(* David Krikorian is a businessman from Madeira who twice ran unsuccessfully against incumbent Jean Schmidt to represent Ohio's 2nd Congressional District. Schmidt is suing Krikorian for defamation, after he called her a “puppet” of special interests for accepting large amounts of cash from the Turkish government. Meanwhile, the Office of Congressional Ethics is investigating Schmidt’s receipt of legal assistance from a Turkish-American interest group.)
CityBeat recently reported that an "odd coupling" of Congresswoman Jean Schmidt, a Republican, and State Rep. Dale Mallory, a Democrat, held a joint press conference publicly calling on the Environmental Protection Agency (EPA) to reverse its 2007 decision banning the pesticide Propoxur so that it can be used to combat bedbugs in apartments and homes.—-
The EPA banned the pesticide for residential use in 2007 citing “negative health effects on children, linked to nervous system issues.”
Of Schmidt’s 33 itemized contributions from individuals on her 2011 first-quarter financial disclosure form with the Federal Elections Commission, 18 came from an executive or owner of a pest control company. In addition to those individual contributors, two pest control industry Political Action Committees (PACs) contributed a whopping 28 percent of her first quarter PAC contributions.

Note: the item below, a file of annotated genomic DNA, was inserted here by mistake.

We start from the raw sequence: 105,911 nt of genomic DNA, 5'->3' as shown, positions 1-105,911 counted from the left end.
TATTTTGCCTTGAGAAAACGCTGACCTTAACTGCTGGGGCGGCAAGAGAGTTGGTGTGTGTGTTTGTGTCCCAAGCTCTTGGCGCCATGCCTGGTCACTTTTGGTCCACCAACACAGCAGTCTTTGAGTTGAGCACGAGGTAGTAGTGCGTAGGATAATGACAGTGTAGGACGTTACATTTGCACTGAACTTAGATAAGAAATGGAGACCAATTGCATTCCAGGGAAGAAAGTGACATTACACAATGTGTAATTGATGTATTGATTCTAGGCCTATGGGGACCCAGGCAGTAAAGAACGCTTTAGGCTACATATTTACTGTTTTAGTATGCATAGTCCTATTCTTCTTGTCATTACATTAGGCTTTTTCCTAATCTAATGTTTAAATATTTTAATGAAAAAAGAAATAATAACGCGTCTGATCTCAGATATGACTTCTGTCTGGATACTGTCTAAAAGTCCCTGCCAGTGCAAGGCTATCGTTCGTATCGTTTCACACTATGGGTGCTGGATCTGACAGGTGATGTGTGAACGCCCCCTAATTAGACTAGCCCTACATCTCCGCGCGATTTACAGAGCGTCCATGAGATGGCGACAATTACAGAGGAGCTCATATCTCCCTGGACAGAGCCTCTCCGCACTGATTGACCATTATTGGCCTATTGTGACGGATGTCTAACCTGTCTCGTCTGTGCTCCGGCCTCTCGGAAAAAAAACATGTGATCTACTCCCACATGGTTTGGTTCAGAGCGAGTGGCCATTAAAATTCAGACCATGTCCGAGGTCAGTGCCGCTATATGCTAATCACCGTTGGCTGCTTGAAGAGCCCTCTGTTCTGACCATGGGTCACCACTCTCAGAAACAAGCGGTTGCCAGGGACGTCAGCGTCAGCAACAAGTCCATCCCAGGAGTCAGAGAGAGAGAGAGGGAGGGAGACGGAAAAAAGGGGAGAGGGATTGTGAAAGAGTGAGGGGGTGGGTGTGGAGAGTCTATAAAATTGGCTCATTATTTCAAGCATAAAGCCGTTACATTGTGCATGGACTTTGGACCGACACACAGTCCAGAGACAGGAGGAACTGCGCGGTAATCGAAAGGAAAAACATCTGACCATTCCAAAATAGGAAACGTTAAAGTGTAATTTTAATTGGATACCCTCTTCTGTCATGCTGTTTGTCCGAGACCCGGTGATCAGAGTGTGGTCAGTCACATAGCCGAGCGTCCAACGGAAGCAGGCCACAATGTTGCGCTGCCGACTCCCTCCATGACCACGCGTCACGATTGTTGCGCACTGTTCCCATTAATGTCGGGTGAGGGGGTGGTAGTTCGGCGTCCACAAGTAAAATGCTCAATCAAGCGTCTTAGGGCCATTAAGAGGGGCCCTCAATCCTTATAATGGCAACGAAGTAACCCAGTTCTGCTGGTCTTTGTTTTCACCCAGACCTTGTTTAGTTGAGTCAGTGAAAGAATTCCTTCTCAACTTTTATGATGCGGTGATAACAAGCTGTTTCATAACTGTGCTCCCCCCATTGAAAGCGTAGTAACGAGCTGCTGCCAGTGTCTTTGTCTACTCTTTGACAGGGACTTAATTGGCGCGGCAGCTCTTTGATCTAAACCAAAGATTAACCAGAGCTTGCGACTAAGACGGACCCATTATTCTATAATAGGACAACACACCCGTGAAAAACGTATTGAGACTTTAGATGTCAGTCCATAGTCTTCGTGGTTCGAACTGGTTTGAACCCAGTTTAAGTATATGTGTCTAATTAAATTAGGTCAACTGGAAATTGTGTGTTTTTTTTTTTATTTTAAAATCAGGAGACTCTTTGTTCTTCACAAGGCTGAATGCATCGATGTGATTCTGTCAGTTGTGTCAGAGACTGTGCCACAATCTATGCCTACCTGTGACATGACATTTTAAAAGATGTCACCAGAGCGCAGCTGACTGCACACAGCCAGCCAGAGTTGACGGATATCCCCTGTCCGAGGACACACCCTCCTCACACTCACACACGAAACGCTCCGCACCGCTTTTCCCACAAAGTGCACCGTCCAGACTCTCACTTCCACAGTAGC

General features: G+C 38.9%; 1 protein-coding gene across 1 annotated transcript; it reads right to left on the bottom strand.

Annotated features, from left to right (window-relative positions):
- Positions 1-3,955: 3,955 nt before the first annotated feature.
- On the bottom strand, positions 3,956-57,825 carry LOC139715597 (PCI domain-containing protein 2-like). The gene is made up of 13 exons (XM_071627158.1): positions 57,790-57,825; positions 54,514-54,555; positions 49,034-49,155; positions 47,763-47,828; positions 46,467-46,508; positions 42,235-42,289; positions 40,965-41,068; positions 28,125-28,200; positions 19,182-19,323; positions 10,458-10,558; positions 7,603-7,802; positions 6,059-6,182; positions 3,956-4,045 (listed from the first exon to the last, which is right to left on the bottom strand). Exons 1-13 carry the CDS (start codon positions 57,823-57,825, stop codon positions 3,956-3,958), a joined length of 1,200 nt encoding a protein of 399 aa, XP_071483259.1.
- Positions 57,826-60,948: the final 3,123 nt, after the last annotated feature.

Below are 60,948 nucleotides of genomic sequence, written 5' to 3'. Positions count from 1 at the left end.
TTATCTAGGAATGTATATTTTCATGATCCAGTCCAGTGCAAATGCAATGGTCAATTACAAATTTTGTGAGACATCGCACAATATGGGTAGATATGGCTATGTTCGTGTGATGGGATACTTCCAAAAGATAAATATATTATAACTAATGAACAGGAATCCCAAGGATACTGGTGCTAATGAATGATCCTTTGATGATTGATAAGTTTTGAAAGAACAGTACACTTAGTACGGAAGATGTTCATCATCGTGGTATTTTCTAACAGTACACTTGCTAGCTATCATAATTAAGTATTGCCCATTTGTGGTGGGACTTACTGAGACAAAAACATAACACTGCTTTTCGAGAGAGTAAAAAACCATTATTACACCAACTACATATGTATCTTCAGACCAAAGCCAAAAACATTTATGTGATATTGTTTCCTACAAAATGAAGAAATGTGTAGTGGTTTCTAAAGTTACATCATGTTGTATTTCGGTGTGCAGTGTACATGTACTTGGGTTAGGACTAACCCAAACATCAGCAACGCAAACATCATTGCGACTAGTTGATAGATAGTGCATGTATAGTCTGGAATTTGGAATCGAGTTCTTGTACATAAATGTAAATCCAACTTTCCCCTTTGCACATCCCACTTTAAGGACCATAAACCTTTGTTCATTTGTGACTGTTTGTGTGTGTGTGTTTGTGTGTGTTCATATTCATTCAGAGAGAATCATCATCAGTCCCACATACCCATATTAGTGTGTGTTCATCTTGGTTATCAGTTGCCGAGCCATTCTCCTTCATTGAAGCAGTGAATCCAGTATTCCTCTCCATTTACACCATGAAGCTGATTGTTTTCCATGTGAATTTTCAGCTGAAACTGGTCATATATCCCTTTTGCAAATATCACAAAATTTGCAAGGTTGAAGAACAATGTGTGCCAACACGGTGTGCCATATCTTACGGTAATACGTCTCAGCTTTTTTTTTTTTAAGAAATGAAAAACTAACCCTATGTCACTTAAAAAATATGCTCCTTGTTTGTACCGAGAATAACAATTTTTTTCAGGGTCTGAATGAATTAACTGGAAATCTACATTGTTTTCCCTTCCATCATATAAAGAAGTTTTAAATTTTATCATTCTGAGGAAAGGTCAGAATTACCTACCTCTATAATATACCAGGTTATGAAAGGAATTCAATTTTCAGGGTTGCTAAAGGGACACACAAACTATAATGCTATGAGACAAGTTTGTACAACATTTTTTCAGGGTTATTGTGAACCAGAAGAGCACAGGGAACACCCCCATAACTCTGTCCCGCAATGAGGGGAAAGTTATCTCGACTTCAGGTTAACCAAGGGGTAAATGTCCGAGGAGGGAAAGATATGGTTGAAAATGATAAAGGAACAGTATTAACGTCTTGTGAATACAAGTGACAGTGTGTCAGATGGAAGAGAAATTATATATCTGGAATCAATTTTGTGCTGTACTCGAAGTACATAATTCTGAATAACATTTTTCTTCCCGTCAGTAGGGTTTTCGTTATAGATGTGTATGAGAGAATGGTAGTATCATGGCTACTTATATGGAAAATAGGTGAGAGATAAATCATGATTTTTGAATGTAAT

So far in 2011, the pest control industry is, by far, the single-largest funding source for Schmidt.
The only thing potentially odd about the Schmidt-Mallory team-up is if Mallory had received more campaign cash than Schmidt. Although I was not present at the press conference, I am confident Schmidt did not tell the assembled masses of her recent fundraising windfall.
Bedbugs are a serious problem especially in poor urban areas. For some reason, bedbugs — which had all but vanished as a problem in the United States a few decades ago — has come back with a vengeance. There is no consensus among scientists that Propoxur is effective long-term or that it's safe.
In fact, some scientists suggest that bedbugs would become resistant to the toxic pesticide anyway.
Society has a vested interest in this matter. Perhaps Propoxur should be reinstated for use against bedbugs. I don't know the answer but what I do know is that the decision/deal-making process is flawed. The EPA, which can be fairly criticized as a political bureaucracy, has little to gain by banning a pesticide. Perhaps the EPA's analysis of Propoxur was compromised in some systemic way. Perhaps, as the industry suggests, the EPA is out of touch with the realities of bedbugs.
The questions come down to: Who bears the consequence of the decision and for whose benefit is the decision made? The public bears the consequence of a bad decision on a toxic pesticide. If exposure to the pesticide causes problems in children, the families and communities, as well as government agencies serving those children, bear the cost.
So it comes down to pressure. The industry will spend millions lobbying Congress and the EPA to change the law. If the EPA reinstates Propoxur, pest control firms will generate substantial new sales and, for a period of time, bedbug infestations might subside.
In that instance, the money they contributed to Schmidt and others will be considered a well-spent cost of doing business.
Schmidt gets her funding source while the people bear the risk of whether her judgments on the toxicity of a banned pesticide are accurate and unbiased. For the people it amounts to another cost of doing business in the best government money can buy.